The primary judge had the power to make the order the subject of appeal. Taking into account the substantial delays of the case and the disputes as to disclosure and past test results it was clearly within the interests of justice that that the order be made.
 The appellant also submitted the primary court lacked jurisdiction to “force the Plaintiff to submit to further blood testing”. This ground of appeal is confusing as the appellant himself applied for an order mandating further testing. In any event the court did not make such an order. Ann Lyons J made the usual, orthodox order in the circumstances. See Edmeades v Thames Board Mills Ltd  2 QB 67; Timmins v Yandilla Park Ltd  QSC 281 and Gray v Hopcroft & Anor  QCA 144. At first instance the appellant was concerned only about the conditions to be attached to the order.
 The appellant’s action is stayed until he undergoes the further test. It is his choice whether or not to give blood.
 The primary judge’s orders relating to the new DNA test should stand.
 This leaves for consideration her Honour’s orders in relation to the subpoena and contempt application.
 Her Honour said:
“The (appellant’s) application for contempt alleged failure to comply with paragraph 1 (iv) of the order. Now it’s clear that the contempt application must fail. It’s not possible to prosecute or punish the Crown for contempt. It’s clear that contempt proceedings are criminal in nature; they must be proved beyond a reasonable doubt. It is clear that the utmost strictness in procedure and proof is required.
As I’ve indicated it’s clear that the Crown cannot be prosecutored (sic) for contempt at common law because contempt proceedings are criminal in nature; they do not come within the definition of proceedings within the Crown proceedings Act of South Australia 1992. Thus there is no statutory abrogation of the Common Law immunity from prosecution brought about by that legislation.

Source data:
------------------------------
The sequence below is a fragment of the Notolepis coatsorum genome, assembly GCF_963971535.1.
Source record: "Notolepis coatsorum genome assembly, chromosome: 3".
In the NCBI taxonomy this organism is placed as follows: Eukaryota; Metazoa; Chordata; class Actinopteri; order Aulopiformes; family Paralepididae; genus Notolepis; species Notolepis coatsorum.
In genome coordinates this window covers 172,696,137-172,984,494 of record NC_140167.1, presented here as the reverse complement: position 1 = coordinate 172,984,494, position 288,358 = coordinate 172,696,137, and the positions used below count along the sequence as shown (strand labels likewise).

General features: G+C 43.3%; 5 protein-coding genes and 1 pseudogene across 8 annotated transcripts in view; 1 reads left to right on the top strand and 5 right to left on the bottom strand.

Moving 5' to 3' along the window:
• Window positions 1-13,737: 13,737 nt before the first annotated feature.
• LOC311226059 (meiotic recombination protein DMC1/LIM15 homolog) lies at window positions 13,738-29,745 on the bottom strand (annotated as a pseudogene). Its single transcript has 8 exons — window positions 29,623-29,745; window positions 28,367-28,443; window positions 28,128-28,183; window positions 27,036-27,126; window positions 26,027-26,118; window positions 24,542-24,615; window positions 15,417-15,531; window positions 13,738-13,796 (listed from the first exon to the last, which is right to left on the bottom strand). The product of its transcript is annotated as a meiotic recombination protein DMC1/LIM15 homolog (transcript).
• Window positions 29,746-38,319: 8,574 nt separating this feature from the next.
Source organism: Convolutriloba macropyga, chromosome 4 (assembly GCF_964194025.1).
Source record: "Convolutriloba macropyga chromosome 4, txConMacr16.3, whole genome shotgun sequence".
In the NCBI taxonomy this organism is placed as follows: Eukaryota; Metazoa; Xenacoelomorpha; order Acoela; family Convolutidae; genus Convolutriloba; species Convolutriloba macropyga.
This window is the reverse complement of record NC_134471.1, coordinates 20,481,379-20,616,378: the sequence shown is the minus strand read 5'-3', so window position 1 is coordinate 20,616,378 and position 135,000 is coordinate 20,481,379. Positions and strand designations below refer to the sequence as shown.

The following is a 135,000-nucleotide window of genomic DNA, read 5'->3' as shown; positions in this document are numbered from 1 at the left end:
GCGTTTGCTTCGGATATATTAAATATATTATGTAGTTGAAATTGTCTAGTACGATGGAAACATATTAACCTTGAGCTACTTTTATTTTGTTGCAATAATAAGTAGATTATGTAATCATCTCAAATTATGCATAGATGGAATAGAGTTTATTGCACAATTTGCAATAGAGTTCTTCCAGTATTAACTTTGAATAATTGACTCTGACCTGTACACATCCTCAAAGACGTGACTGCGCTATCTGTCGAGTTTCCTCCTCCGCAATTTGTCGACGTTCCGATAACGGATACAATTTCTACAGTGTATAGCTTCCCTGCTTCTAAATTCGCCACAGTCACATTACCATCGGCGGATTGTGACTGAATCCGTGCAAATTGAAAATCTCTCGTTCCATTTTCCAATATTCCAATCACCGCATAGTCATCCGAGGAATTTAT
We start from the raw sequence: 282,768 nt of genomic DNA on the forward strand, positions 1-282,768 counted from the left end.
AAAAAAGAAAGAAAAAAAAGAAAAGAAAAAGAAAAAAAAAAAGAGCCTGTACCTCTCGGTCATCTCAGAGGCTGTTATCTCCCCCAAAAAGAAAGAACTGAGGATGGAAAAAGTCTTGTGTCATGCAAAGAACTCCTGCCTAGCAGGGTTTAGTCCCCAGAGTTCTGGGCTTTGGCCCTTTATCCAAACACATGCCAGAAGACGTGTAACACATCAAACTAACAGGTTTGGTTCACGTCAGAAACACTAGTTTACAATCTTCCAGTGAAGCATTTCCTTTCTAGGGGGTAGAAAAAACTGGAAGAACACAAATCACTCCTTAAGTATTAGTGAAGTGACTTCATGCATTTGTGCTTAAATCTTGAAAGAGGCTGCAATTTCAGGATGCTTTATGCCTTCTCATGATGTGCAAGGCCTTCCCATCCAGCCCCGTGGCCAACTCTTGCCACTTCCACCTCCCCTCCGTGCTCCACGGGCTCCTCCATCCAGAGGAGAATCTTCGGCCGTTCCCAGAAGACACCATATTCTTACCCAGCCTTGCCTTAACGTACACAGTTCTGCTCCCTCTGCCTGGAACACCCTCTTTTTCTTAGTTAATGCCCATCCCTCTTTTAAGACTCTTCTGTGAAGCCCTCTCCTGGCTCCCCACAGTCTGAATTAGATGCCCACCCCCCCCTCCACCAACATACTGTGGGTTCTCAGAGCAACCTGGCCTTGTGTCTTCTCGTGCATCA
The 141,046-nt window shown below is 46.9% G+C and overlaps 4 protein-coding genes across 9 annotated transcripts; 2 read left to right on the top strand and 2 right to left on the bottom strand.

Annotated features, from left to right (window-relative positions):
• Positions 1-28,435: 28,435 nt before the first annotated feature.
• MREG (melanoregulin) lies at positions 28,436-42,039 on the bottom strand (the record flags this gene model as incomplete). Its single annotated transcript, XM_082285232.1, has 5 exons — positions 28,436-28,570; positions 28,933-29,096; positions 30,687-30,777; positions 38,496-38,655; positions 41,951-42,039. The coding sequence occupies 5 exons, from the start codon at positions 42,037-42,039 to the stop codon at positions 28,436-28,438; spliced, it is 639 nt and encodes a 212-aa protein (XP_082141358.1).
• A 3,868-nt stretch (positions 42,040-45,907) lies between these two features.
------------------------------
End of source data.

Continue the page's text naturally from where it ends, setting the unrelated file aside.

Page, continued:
Turning then to the issue in relation to the subpoena. The plaintiff has also served a subpoena returnable today against the State of South Australia. The State of South Australia has applied to have the subpoena set aside on the basis that it is oppressive, it’s an abuse of process, and it does not comply with the UCPR in certain fundamental respects. It’s clear that want of relevance, privilege, oppression and non-compliance with the UCPR are specific grounds on which a subpoena may be set aside.
A subpoena which is sought to be used in circumstances which are inappropriate for a subpoena is an abuse of process. It is not appropriate to use a subpoena process where what is really intended is a non-party disclosure process in a prehearing or pre-trial phase. An attempt to use a subpoena for disclosure would be an abuse of process.
I consider that in the current case the subpoena requested is oppressive. It seeks access to the risk management file which was refused by Justice Daubney on the 31st of March. Furthermore copies of many of the documents which are sought have already been provided, and where originals are still held, inspection of the originals has been provided.
All the documents sought to be produced pursuant to the subpoena are those copies of documents on the risk management file. That’s clear from the schedule attached to the request for the subpoena.